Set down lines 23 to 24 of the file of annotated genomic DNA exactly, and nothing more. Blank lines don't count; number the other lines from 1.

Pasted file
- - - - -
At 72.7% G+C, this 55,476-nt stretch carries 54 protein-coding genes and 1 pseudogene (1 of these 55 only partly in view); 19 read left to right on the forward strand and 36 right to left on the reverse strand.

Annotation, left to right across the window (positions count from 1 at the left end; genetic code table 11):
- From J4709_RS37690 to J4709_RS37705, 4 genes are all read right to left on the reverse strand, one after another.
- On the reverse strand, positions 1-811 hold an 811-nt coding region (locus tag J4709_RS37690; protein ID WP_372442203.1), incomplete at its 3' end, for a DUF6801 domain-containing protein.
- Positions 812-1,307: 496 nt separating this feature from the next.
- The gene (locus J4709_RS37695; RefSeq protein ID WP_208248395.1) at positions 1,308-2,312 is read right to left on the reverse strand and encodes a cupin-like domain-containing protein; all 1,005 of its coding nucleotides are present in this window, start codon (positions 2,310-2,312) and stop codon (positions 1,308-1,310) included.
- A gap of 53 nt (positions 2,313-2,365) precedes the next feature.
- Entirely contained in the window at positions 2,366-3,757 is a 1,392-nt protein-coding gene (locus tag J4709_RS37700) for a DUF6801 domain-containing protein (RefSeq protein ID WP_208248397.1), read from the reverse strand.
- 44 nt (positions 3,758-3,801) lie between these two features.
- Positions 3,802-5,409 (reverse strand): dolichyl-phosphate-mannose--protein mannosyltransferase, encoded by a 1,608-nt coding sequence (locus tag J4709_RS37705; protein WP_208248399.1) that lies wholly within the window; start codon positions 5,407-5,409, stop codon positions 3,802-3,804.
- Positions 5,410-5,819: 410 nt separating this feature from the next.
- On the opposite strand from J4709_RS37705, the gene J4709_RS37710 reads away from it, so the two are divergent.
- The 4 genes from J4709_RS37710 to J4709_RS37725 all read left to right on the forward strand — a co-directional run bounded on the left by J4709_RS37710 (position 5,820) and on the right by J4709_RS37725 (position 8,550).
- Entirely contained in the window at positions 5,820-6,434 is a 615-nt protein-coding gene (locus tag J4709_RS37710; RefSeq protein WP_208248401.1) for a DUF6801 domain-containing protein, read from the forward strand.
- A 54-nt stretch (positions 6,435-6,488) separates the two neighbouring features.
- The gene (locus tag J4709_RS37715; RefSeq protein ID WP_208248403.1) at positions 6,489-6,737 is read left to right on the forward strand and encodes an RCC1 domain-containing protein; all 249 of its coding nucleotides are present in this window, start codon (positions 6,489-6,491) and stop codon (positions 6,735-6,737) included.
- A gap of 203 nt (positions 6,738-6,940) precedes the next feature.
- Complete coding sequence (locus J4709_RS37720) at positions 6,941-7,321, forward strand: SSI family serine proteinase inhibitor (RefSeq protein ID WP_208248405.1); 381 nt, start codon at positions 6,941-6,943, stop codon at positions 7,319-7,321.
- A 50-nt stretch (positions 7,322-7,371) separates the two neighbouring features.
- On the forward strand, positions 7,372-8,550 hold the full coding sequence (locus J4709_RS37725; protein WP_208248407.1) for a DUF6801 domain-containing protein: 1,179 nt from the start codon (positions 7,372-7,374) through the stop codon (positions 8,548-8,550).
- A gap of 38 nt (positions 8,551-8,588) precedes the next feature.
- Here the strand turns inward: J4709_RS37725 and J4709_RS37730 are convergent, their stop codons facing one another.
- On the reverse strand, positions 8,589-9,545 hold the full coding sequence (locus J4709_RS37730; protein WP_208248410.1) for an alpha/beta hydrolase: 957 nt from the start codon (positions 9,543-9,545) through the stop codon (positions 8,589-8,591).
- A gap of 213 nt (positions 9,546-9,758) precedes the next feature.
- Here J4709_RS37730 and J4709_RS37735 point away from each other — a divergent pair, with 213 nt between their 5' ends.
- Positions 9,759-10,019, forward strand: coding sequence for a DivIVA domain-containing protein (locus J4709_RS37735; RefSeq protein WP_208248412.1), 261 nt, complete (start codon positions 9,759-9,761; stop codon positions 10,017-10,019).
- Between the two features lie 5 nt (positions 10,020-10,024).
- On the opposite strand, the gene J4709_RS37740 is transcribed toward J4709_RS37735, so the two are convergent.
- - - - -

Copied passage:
- On the reverse strand, positions 8,589-9,545 hold the full coding sequence (locus J4709_RS37730; protein WP_208248410.1) for an alpha/beta hydrolase: 957 nt from the start codon (positions 9,543-9,545) through the stop codon (positions 8,589-8,591).
- A gap of 213 nt (positions 9,546-9,758) precedes the next feature.